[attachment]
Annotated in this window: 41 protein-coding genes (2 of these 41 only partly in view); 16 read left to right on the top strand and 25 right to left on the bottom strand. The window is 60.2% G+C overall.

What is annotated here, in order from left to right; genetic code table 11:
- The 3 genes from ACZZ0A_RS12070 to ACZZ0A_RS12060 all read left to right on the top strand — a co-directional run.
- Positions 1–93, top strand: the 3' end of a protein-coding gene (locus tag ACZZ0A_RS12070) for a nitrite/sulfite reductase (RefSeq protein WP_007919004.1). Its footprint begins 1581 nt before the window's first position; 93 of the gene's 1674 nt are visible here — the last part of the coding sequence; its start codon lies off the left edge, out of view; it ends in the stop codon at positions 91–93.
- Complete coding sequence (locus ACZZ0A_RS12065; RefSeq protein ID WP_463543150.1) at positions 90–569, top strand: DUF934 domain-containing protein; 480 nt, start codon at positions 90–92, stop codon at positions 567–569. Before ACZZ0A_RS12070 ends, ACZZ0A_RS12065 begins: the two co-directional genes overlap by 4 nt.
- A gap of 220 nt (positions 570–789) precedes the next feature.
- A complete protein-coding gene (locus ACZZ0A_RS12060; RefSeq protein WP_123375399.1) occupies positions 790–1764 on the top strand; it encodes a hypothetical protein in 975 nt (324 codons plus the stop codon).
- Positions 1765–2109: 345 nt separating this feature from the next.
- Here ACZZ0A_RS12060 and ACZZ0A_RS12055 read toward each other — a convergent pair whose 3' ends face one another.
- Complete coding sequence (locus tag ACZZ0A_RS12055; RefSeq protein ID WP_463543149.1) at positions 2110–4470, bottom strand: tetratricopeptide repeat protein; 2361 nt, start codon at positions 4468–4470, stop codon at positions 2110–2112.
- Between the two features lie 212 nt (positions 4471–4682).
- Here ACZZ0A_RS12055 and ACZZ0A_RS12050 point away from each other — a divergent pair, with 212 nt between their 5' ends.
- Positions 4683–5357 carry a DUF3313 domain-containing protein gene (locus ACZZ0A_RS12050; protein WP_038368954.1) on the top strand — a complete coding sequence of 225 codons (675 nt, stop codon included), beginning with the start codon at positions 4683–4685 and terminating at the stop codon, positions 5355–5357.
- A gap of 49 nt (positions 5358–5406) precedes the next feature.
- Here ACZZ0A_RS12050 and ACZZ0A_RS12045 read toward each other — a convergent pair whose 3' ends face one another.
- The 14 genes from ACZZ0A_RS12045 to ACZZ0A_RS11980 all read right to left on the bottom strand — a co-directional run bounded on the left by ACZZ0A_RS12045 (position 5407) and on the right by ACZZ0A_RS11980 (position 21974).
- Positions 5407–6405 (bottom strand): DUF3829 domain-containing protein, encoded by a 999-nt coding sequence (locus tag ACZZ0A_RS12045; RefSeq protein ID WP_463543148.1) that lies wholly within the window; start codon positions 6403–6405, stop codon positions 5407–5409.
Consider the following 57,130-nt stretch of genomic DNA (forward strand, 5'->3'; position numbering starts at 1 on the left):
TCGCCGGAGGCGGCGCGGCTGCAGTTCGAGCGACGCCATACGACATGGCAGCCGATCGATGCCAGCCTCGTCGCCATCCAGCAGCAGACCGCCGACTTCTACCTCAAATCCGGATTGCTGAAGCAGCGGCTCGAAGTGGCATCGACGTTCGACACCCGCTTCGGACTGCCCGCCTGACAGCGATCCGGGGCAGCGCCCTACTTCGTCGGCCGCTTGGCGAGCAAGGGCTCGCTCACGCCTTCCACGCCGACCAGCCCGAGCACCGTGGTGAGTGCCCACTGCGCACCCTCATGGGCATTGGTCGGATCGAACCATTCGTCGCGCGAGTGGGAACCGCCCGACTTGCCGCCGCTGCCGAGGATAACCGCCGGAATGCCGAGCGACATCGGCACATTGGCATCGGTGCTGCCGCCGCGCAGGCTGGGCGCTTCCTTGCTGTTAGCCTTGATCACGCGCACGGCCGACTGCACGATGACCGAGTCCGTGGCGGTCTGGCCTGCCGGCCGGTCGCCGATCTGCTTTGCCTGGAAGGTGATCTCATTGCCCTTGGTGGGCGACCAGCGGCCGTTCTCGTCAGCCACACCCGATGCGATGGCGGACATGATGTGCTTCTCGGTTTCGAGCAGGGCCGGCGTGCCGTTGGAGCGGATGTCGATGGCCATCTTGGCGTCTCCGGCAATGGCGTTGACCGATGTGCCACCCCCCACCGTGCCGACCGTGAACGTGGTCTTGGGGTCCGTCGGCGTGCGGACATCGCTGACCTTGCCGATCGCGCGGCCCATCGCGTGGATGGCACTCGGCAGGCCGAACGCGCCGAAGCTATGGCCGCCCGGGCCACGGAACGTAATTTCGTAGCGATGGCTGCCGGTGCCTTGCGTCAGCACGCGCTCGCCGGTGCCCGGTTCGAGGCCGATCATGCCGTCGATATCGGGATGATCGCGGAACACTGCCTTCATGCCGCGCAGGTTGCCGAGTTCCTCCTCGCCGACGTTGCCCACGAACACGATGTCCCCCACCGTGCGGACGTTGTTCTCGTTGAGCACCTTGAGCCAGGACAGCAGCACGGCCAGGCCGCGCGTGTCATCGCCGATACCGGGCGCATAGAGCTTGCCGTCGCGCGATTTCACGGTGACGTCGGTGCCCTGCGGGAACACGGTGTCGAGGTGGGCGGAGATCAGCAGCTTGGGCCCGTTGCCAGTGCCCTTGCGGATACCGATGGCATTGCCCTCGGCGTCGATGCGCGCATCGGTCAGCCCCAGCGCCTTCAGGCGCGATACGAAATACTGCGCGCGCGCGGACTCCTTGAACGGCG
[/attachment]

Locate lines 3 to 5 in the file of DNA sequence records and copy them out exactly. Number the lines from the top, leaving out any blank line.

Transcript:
- The 3 genes from ACZZ0A_RS12070 to ACZZ0A_RS12060 all read left to right on the top strand — a co-directional run.
- Positions 1–93, top strand: the 3' end of a protein-coding gene (locus tag ACZZ0A_RS12070) for a nitrite/sulfite reductase (RefSeq protein WP_007919004.1). Its footprint begins 1581 nt before the window's first position; 93 of the gene's 1674 nt are visible here — the last part of the coding sequence; its start codon lies off the left edge, out of view; it ends in the stop codon at positions 91–93.
- Complete coding sequence (locus ACZZ0A_RS12065; RefSeq protein ID WP_463543150.1) at positions 90–569, top strand: DUF934 domain-containing protein; 480 nt, start codon at positions 90–92, stop codon at positions 567–569. Before ACZZ0A_RS12070 ends, ACZZ0A_RS12065 begins: the two co-directional genes overlap by 4 nt.